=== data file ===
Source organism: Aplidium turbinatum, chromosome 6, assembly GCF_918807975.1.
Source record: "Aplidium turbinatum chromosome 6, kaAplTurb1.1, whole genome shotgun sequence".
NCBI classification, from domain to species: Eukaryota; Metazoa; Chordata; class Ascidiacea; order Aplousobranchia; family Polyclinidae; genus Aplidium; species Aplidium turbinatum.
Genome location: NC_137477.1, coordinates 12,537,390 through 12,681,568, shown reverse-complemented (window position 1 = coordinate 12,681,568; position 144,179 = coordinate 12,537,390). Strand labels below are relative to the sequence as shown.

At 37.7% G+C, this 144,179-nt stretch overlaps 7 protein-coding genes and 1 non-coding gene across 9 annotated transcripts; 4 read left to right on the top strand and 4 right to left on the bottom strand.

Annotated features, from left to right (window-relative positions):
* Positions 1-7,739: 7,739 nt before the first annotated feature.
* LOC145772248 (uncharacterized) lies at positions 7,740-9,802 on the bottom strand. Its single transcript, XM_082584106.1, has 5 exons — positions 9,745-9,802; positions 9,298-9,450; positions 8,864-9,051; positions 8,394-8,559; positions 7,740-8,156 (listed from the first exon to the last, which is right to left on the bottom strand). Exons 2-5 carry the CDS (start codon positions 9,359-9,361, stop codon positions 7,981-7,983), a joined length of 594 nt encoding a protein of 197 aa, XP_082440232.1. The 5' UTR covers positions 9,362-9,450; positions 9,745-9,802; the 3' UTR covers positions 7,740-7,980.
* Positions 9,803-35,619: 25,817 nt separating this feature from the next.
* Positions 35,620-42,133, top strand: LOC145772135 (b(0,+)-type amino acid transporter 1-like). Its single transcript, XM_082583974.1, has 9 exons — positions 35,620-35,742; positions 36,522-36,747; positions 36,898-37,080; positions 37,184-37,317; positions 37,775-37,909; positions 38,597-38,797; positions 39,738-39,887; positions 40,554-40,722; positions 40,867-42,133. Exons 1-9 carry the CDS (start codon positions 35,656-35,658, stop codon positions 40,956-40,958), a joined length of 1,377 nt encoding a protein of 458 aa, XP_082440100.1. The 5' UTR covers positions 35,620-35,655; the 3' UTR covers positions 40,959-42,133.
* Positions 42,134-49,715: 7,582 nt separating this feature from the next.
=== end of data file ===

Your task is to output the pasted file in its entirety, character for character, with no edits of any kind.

Source organism: Aplidium turbinatum, chromosome 6, assembly GCF_918807975.1.
Source record: "Aplidium turbinatum chromosome 6, kaAplTurb1.1, whole genome shotgun sequence".
NCBI classification, from domain to species: Eukaryota; Metazoa; Chordata; class Ascidiacea; order Aplousobranchia; family Polyclinidae; genus Aplidium; species Aplidium turbinatum.
Genome location: NC_137477.1, coordinates 12,537,390 through 12,681,568, shown reverse-complemented (window position 1 = coordinate 12,681,568; position 144,179 = coordinate 12,537,390). Strand labels below are relative to the sequence as shown.

At 37.7% G+C, this 144,179-nt stretch overlaps 7 protein-coding genes and 1 non-coding gene across 9 annotated transcripts; 4 read left to right on the top strand and 4 right to left on the bottom strand.

Annotated features, from left to right (window-relative positions):
* Positions 1-7,739: 7,739 nt before the first annotated feature.
* LOC145772248 (uncharacterized) lies at positions 7,740-9,802 on the bottom strand. Its single transcript, XM_082584106.1, has 5 exons — positions 9,745-9,802; positions 9,298-9,450; positions 8,864-9,051; positions 8,394-8,559; positions 7,740-8,156 (listed from the first exon to the last, which is right to left on the bottom strand). Exons 2-5 carry the CDS (start codon positions 9,359-9,361, stop codon positions 7,981-7,983), a joined length of 594 nt encoding a protein of 197 aa, XP_082440232.1. The 5' UTR covers positions 9,362-9,450; positions 9,745-9,802; the 3' UTR covers positions 7,740-7,980.
* Positions 9,803-35,619: 25,817 nt separating this feature from the next.
* Positions 35,620-42,133, top strand: LOC145772135 (b(0,+)-type amino acid transporter 1-like). Its single transcript, XM_082583974.1, has 9 exons — positions 35,620-35,742; positions 36,522-36,747; positions 36,898-37,080; positions 37,184-37,317; positions 37,775-37,909; positions 38,597-38,797; positions 39,738-39,887; positions 40,554-40,722; positions 40,867-42,133. Exons 1-9 carry the CDS (start codon positions 35,656-35,658, stop codon positions 40,956-40,958), a joined length of 1,377 nt encoding a protein of 458 aa, XP_082440100.1. The 5' UTR covers positions 35,620-35,655; the 3' UTR covers positions 40,959-42,133.
* Positions 42,134-49,715: 7,582 nt separating this feature from the next.